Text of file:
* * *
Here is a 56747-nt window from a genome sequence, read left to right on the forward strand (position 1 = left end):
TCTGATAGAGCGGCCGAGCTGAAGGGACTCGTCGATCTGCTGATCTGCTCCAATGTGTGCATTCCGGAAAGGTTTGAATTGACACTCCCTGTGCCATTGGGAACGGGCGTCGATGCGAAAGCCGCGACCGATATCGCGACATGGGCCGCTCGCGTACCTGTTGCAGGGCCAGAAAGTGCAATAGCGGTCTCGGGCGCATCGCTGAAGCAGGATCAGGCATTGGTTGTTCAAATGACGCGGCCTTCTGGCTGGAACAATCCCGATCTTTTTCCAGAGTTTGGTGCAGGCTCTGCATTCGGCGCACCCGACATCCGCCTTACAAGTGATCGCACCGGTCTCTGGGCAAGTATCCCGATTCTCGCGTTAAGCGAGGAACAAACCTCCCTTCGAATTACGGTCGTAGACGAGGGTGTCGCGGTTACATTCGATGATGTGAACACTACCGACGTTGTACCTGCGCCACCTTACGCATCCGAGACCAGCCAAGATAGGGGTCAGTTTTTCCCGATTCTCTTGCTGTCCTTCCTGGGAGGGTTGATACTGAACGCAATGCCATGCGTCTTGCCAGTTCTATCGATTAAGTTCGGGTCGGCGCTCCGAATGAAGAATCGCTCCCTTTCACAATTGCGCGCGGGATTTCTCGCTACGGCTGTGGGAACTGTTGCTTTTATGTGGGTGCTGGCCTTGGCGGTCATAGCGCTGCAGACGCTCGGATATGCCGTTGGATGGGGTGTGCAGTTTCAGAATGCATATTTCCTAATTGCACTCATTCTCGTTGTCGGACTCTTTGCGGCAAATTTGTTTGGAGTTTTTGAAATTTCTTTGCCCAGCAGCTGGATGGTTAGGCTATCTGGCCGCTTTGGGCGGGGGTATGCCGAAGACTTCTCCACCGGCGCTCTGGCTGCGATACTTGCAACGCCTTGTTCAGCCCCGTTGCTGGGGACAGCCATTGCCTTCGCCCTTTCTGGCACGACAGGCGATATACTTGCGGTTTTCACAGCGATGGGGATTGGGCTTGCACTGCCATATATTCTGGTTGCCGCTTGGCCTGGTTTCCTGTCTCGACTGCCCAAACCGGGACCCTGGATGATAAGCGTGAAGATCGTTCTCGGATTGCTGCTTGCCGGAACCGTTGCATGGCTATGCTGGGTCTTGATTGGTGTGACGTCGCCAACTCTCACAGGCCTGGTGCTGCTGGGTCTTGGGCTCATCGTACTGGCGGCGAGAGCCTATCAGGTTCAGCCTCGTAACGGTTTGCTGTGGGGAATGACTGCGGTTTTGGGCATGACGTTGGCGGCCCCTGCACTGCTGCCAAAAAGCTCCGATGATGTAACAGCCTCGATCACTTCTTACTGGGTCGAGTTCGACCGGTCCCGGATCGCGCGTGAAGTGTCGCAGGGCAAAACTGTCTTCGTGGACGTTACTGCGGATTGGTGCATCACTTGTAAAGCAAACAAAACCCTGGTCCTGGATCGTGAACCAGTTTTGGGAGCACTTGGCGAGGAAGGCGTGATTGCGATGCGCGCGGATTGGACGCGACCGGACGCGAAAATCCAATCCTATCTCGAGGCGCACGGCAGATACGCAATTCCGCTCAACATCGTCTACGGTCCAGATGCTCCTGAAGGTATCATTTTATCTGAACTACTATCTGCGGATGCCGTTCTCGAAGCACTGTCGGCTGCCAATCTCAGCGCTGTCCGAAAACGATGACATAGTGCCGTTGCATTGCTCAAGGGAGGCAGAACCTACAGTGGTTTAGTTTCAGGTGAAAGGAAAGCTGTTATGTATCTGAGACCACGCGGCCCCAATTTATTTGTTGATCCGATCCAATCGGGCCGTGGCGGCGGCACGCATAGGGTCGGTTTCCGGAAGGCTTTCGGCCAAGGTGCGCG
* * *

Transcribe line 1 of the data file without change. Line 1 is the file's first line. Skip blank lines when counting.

Here is a 56747-nt window from a genome sequence, read left to right on the forward strand (position 1 = left end):